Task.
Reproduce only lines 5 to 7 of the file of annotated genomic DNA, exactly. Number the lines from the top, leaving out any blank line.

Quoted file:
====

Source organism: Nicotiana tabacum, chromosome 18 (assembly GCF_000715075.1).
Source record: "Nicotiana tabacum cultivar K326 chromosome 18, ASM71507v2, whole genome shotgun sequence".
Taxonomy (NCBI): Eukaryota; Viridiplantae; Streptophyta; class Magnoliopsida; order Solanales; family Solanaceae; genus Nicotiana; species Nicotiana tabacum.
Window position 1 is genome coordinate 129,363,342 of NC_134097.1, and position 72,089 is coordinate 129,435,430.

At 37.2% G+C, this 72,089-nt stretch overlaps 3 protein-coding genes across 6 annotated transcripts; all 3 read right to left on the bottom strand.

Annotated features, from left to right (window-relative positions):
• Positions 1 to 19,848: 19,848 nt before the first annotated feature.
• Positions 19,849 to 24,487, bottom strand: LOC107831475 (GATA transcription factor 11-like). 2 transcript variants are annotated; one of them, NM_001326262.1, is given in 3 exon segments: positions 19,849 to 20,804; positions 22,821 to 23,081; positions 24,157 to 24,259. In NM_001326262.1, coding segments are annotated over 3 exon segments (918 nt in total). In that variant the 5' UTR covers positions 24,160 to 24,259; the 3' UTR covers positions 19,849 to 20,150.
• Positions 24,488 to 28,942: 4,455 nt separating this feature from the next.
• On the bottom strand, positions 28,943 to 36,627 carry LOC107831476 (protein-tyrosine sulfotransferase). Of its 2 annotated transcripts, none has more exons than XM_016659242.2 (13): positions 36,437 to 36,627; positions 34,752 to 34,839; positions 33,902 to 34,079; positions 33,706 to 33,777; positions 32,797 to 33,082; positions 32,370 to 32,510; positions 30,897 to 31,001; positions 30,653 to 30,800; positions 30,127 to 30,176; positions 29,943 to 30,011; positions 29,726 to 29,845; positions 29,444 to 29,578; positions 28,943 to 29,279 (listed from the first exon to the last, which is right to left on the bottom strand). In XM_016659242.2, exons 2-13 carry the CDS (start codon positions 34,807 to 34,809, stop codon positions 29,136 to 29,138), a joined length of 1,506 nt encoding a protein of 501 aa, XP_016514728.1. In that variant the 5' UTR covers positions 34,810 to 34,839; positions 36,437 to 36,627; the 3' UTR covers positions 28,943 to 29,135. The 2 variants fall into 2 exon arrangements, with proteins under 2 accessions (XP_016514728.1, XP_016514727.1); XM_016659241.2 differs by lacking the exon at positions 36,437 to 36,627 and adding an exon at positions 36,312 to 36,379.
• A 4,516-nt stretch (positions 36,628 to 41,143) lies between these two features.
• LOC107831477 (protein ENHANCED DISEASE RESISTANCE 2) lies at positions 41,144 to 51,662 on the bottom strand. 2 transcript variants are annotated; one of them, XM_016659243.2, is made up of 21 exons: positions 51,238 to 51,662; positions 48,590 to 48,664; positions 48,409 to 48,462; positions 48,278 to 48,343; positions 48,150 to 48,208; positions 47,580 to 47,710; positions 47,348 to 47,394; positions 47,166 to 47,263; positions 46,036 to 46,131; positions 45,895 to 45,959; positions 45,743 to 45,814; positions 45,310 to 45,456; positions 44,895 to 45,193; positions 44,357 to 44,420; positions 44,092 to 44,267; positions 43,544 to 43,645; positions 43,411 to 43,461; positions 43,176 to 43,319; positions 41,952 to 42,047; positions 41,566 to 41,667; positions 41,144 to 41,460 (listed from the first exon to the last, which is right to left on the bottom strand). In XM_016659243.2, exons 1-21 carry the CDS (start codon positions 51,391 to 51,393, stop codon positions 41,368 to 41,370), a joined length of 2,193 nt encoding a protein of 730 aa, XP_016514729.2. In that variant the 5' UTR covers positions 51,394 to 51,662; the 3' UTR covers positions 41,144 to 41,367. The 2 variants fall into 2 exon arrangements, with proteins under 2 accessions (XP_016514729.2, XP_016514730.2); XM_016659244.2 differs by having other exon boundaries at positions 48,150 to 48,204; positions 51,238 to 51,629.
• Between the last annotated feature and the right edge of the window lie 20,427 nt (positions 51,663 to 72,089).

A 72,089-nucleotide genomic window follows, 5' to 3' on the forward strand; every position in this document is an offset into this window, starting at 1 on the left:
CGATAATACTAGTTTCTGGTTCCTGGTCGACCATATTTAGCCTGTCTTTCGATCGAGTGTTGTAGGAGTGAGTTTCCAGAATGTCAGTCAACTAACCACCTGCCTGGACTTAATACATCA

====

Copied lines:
At 37.2% G+C, this 72,089-nt stretch overlaps 3 protein-coding genes across 6 annotated transcripts; all 3 read right to left on the bottom strand.

Annotated features, from left to right (window-relative positions):
• Positions 1 to 19,848: 19,848 nt before the first annotated feature.